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The Industrial Revolution: The Beginnings of the Modern Era

Many historical events can be linked to the beginning of the “modern era,” but no development continues to impact and shape the contemporary world like the Industrial Revolution. The Industrial Revolution affected nations everywhere and ultimately created the world as we know it today. As Peter Stearns said, “Industrialization was the most fundamental force in world history in both the nineteenth and the twentieth centuries, and it continues to powerfully shape the twenty-first” (1). The Industrial Revolution marked a major turning point in history, influencing almost every aspect of daily life and now its effects are so seamlessly woven into our everyday lives that we often forget about how long ago it all began.
Before delving completely into the Industrial Revolution, the term “modern era” needs some boundaries because it could be used to describe quite an extensive timeline in history. We can distinctively tell the differences between the modern world from the ancient or medieval worlds, however when does the modern era begin and are we still in it? The modern world can usually be considered the result of a deliberate change made by humans to better their living conditions; this can consist of advances in a wide range of areas including, but not limited to, politics, industry, society, technology, culture, etc. Generally, the modern time period can be broken up into two distinctions: “early modern period” and “late modern period.”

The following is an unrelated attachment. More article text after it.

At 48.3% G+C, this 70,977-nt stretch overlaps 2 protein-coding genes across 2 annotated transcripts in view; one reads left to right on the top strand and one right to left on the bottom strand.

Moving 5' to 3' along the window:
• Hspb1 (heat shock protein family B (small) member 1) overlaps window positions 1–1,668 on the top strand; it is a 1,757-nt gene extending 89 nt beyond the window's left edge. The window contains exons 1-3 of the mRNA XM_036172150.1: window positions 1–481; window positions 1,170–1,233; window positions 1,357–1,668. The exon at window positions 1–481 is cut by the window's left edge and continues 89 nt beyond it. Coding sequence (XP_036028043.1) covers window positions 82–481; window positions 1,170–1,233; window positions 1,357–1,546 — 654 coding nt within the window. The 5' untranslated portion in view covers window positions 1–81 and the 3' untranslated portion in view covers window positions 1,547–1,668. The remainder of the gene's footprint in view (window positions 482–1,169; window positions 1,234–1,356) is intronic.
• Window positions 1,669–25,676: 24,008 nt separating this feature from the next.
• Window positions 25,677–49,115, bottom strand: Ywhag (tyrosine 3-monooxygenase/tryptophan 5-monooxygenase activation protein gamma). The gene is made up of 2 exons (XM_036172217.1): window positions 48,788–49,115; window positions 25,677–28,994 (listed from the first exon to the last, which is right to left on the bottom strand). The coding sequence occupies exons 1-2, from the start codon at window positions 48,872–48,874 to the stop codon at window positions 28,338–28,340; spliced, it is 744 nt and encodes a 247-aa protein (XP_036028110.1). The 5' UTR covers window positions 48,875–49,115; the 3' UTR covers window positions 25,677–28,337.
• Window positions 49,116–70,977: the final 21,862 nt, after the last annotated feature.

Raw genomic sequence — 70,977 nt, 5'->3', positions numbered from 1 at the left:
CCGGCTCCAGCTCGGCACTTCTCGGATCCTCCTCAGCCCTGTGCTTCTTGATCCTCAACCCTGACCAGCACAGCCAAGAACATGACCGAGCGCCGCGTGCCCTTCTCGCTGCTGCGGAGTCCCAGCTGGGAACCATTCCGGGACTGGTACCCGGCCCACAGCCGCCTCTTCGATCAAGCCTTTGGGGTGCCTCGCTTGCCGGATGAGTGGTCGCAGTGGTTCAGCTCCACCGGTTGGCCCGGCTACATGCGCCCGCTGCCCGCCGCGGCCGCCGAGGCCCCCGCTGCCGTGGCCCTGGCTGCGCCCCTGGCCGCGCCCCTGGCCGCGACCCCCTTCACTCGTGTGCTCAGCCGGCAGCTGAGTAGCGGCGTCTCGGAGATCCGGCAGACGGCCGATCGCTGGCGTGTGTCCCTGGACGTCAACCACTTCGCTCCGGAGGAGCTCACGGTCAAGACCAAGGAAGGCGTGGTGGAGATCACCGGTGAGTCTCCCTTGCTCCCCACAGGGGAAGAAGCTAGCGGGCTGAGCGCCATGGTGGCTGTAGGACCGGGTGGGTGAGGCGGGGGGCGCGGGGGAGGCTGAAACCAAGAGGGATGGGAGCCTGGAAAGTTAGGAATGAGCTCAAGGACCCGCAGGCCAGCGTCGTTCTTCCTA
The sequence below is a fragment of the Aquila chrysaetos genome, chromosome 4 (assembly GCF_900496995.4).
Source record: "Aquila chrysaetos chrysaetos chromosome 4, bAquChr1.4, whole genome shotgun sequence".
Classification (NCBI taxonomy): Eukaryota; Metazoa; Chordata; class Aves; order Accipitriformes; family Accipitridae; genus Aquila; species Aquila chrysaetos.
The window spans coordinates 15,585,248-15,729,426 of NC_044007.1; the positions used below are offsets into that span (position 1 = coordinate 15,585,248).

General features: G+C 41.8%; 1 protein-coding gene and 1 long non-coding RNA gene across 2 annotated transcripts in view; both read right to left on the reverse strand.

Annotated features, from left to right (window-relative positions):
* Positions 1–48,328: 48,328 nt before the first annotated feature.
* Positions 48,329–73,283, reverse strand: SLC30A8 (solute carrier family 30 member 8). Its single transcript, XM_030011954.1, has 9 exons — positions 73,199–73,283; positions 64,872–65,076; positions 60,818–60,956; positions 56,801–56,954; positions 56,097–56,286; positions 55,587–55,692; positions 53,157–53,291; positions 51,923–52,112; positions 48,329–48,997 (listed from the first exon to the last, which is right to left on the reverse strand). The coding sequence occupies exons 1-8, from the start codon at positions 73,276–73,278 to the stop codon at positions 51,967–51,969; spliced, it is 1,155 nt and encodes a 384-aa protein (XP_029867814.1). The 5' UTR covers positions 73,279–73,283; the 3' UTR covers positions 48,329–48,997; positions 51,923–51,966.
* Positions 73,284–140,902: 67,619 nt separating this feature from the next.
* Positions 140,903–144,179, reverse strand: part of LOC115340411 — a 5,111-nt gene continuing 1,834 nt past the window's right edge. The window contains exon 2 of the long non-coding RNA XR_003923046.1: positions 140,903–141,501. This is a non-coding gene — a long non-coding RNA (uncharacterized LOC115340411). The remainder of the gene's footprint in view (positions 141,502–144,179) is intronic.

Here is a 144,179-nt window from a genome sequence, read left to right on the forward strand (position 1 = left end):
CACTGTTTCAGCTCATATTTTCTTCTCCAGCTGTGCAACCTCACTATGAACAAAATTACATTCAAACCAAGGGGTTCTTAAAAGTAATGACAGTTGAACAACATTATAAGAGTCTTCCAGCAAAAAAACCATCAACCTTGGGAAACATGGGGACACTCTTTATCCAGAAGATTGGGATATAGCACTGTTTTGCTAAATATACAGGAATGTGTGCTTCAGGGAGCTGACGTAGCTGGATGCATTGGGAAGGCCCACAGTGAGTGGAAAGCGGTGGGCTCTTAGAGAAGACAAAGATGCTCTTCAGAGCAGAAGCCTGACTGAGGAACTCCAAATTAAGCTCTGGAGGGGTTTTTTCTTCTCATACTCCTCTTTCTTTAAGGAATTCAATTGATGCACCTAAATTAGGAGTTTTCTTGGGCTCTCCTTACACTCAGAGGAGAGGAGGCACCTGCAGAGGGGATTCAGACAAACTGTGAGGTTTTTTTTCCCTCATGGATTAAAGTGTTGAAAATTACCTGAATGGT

The “early modern period” can be considered the age of revolutions, including the French Revolution and American Revolution, or the moments of political and economic change that lead up to the Industrial Revolution. For our purposes we’ll be focusing mainly on the “late modern period,” because...

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...ld is a world made and remade by the Industrial Revolution” (#41).

Bibliography
Barzyk, Fred, and Eugen Weber. “41. The Industrial Revolution.” The Western Tradition. Boston, Mass: WGBH, 1989.
Barzyk, Fred, and Eugen Weber. “42. The Industrial World.” The Western Tradition. Boston, Mass: WGBH, 1989.
Goddard, Jolyon, ed. National Geographic: Concise History of Science and Invention. Washington, D.C.: National Geographic, 2010. Print.
“Industrial Revolution.” 2013. The History Channel website. Dec 3 2013, 9:35 http://www.history.com/topics/industrial-revolution.
Lane, Peter. The Industrial Revolution: The Birth of the Modern Age. New York: Barnes & Noble, 1978. Print.
"Rise of Industrial America." Library of Congress. USA Government, n.d. Web. 02 Dec. 2013.
Stearns, Peter N. Industrial Revolution in World History. 4th ed. Boulder, CO: Westview Press, 2012.

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